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Recent WorldTable posts include: comments about reporting on Michelin stars in The NY Times, the NJ proposal to ban foie gras, Michael Ruhlman's comments in blogs about the NJ proposal and Bill Buford's New Yorker article on the Food Network.

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Ca l'Enric is indeed the best restaurant in the area. The cuisine, however, is not fully fledged traditional fare, but it's subtly modernized. The only two places with un-modernized cuisine which have managed to hang on to a Michelin star in Spain are Madrid's Casa d'a Troya and Arenys de Mar's Hispania (actually, Hispania has mysteriously regained it this year after mysteriously losing it five years ago.)

Of course purely traditional cuisine is a rarity these days in Catalonia. So a Ca l'Enric is as good a choice as you'll find.

Victor de la Serna

elmundovino

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If you are around Besalu/Olot don't forget to give Mas Pau a try, not traditional but with what I would say was a far from modernist approach given the Bulli connection. A nice place to stay and great cheeses and wines. I have never been disappointed.

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A no star restaurant might actually suit us better if it's the day after we dine at elBulli.

A couple of places in that area are:

- Can Kiku in Lladó (Plaça Major, 1; half way between Figueres and Besalú, near Mas Pau in Avinyonet; phone # 972565104). Simple, traditional, cheap fare that is good enough, plus it's a nice small village and the restaurant is also a F.C. Barcelona shrine, with lots of signed pictures from players.

- Ca La Manyana in Sant Julià de Vilatorta near Vic (Avda. Verge de Montserrat, 11, phone # 938122494). Very good traditional food and not quite "discovered". It's amazing that you can eat there on a Saturday without a reservation. Daily menu a tremendous bargain at 12 euros.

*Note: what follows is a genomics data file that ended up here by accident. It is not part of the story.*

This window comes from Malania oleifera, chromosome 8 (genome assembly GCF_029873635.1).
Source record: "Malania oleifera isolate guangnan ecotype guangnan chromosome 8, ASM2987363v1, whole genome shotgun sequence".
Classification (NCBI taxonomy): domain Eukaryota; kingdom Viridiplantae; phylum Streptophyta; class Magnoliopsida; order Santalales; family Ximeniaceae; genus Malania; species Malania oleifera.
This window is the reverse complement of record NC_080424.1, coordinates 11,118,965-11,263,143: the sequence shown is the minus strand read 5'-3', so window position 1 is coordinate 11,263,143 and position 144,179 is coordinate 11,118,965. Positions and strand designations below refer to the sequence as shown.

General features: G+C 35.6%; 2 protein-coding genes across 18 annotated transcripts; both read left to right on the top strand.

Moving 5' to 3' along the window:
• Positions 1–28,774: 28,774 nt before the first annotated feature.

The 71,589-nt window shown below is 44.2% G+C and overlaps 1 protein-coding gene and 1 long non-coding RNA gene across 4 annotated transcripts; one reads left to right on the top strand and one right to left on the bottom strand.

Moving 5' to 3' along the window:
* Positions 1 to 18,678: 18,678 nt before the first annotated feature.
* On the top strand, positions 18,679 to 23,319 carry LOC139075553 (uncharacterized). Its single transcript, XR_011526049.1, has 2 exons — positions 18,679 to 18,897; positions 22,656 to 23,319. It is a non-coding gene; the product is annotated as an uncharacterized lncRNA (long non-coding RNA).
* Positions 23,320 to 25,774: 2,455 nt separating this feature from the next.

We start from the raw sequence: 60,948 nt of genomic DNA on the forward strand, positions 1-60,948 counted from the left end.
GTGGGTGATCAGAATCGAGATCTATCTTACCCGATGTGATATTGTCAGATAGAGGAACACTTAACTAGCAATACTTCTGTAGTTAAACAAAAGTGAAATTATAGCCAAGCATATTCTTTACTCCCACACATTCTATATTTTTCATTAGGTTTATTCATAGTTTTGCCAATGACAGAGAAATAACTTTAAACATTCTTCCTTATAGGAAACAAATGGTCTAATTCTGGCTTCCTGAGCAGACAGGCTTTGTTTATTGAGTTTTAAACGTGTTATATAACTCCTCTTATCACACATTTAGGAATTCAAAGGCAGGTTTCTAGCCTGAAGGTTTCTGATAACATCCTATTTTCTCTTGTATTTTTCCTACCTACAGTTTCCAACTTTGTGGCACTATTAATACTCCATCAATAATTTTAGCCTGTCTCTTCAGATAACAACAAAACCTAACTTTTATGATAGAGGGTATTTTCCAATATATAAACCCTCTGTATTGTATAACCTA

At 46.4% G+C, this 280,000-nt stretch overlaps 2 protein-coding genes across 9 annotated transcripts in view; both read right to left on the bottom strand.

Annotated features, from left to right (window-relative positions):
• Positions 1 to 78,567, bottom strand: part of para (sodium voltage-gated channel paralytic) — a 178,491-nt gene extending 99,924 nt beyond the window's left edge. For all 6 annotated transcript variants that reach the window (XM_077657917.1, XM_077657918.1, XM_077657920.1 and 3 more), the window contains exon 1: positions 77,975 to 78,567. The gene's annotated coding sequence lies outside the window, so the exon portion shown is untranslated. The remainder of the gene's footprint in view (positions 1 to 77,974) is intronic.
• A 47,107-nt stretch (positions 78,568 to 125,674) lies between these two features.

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As we may try to enjoy a few days without plans and never know when we will have an appetite for lunch or dinner, or how much of an appetite we will have between the starred meals, names of places that don't require reservations are good to know. Thanks all. By the way, when I say west of Girona, we're happy to venture west of Vic, as well.

Robert Buxbaum

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Recent WorldTable posts include: comments about reporting on Michelin stars in The NY Times, the NJ proposal to ban foie gras, Michael Ruhlman's comments in blogs about the NJ proposal and Bill Buford's New Yorker article on the Food Network.

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As we may try to enjoy a few days without plans and never know when we will have an appetite for lunch or dinner, or how much of an appetite we will have between the starred meals, names of places that don't require reservations are good to know. Thanks all. By the way, when I say west of Girona, we're happy to venture west of Vic, as well.

Hi Bux: Your interesting venture to go traditional after elBulli is intriguing. Even more enlightening was Victors report that there are few Catalonian restaurants that serve excellent traditional fare. Could we hear more about the distinction between modernized cooking versus traditional fare? I am interested in comparing the culinary virtues of both styles. Specific examples of superb traditional Catalonian fare would be most helpful. I appeal to the most informed eGullet members on this matter. Victor seems to be aware of these differences. I hope he will respond to this question or anyone else that can throw light on these distinctions. With anticipation, Judith Gebhart